Title: Askew.FTW Text: Date of Import: 19 Jul 1999
Title: Big.FTW Text: Date of Import: Jan 9, 2000

John Landrum's Will
Essex County Deeds & Wills 1707-1711, Page 103-4
In the name of God, Amen. I John Landrum of the County of Essex and Parish of Sittingburn being very sick & weak but of perfect mind & memory calling to mind the uncertainty of man do make this my last will and testament Imprimis I give and bequeath my soul into the hands of God that gave it in sure & certain hope of a joyfull resurrection at the last day & my body to be buryed at the discretion of of my executors hereafter named Firstly My will is that all my just debts be first paid Secondly My will is that the rest of my estate be equally divided between my four children Thomas, Elizabeth, John and Martha Landrum to be delivered to them at the age of eighteen years Thirdly my will is that John Evans shall have my son John Landrum till he attaines the age of eighteen years Fourthly I order that my daughter Martha Landrum do stay & remain with her Aunt Gays (Keys?, Hays?) till she attains the age of eighteen years Lastly I make my son Thomas Landrum Executor of this my last will and Testament Witness my hand and seals this 24th day of December 1707.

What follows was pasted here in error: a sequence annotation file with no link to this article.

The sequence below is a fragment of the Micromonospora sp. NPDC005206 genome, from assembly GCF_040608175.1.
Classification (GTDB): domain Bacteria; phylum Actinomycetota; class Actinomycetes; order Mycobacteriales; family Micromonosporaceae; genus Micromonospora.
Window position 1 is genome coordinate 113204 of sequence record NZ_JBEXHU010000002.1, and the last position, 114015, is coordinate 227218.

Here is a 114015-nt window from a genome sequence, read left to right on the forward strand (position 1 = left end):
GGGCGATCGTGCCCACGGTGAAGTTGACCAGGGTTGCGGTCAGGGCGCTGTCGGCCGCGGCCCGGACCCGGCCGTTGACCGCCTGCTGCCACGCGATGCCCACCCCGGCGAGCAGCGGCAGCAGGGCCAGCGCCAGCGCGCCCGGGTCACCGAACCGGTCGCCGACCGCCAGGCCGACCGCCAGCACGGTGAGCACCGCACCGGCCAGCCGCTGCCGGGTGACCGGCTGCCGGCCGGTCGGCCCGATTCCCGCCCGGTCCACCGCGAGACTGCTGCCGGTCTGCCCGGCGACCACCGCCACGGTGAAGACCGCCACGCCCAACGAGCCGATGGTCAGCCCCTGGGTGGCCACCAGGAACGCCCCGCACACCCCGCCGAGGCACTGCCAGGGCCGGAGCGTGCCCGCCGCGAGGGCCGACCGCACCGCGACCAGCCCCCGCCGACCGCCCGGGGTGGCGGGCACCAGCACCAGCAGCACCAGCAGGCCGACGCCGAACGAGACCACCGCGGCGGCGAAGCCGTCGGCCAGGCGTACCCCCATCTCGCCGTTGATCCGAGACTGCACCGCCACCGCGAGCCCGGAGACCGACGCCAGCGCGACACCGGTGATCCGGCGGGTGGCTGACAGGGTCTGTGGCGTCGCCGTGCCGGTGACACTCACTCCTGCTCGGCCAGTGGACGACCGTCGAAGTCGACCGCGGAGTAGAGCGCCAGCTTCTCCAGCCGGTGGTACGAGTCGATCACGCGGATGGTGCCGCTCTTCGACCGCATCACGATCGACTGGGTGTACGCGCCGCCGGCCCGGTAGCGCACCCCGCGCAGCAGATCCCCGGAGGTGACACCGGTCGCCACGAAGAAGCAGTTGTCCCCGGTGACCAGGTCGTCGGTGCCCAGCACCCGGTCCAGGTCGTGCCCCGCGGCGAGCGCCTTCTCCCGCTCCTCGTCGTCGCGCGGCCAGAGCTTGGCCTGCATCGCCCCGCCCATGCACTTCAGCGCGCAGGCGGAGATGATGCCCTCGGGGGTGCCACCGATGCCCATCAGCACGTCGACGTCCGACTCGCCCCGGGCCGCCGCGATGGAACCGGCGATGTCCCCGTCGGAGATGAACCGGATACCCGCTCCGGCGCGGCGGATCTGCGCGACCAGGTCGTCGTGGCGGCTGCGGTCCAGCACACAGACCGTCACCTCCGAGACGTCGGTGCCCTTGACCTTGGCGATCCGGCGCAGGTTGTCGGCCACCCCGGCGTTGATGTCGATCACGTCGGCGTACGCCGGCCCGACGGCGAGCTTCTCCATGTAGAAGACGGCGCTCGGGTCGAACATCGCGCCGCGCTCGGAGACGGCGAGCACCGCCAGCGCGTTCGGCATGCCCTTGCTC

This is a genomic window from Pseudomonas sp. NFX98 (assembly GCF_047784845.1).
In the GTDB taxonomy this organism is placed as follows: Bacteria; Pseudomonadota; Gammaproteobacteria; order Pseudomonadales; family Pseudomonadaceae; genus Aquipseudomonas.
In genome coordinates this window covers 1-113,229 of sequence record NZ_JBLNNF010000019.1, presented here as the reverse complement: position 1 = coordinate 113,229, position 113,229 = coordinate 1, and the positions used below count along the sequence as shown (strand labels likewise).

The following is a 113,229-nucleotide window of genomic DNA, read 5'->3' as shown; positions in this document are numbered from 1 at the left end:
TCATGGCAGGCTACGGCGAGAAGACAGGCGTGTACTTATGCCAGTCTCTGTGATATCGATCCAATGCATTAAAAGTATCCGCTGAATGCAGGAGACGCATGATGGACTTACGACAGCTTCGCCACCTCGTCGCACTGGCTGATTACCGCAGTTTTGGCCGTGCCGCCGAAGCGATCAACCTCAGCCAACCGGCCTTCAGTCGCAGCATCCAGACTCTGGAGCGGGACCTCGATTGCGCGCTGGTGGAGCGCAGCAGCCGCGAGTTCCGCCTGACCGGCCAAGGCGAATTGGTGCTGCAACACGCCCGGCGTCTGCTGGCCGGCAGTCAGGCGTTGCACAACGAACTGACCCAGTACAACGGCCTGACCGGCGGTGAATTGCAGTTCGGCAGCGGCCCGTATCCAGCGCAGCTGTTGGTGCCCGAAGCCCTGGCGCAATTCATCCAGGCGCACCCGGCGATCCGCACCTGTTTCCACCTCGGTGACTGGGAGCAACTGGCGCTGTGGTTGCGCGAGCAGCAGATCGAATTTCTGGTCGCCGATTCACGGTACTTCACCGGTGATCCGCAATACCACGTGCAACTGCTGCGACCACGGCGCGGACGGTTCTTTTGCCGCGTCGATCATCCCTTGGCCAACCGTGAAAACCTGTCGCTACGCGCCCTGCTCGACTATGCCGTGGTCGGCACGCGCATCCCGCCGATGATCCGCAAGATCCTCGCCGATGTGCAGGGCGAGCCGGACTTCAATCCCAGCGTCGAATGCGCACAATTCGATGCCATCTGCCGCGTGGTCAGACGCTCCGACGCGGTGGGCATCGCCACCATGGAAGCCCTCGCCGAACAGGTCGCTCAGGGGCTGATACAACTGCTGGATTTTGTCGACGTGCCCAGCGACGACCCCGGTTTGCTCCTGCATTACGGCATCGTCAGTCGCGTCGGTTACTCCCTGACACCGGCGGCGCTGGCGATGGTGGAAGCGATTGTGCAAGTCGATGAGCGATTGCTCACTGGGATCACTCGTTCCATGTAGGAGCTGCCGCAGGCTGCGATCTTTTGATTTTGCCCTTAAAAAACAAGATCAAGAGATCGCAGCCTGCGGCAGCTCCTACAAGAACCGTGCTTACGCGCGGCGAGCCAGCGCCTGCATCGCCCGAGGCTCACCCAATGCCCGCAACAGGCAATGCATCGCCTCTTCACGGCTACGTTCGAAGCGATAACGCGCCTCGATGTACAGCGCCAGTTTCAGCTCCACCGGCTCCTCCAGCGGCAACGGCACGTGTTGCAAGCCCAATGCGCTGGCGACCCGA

Signed Sealed in presence of us John Landrum
John Hawkins his mark
Joseph Campian his mark
Proved by the oaths of John Hawkins & Joseph Campian the witnesses hereto in Essex Co. court the 10th day of May 1708 and was ordered to be recorded and is recorded.
Teste Richard Buckner Cl Cu

John married (1) Sophronia Jane EVANS daughter of John EVANS and Margart JOHNSON about 1689 in Virginia. Sophronia was born about 1667 in Virginia.

They had the following children:

  14 M i Thomas LANDRUM was born about 1690 in Essex County, Virginia. He died in 1715 in Essex County, Virginia.
  15 F ii Elizabeth LANDRUM was born about 1693 in Essex County, Virginia.
        Elizabeth married Bolkerhead BROWN. Bolkerhead was born about 1685.
+ 16 M iii Dr. John D. LANDRUM Jr.
  17 F iv Martha LANDRUM was born in 1702 in Essex County, Virginia. She died in Chatham County, North Carolina.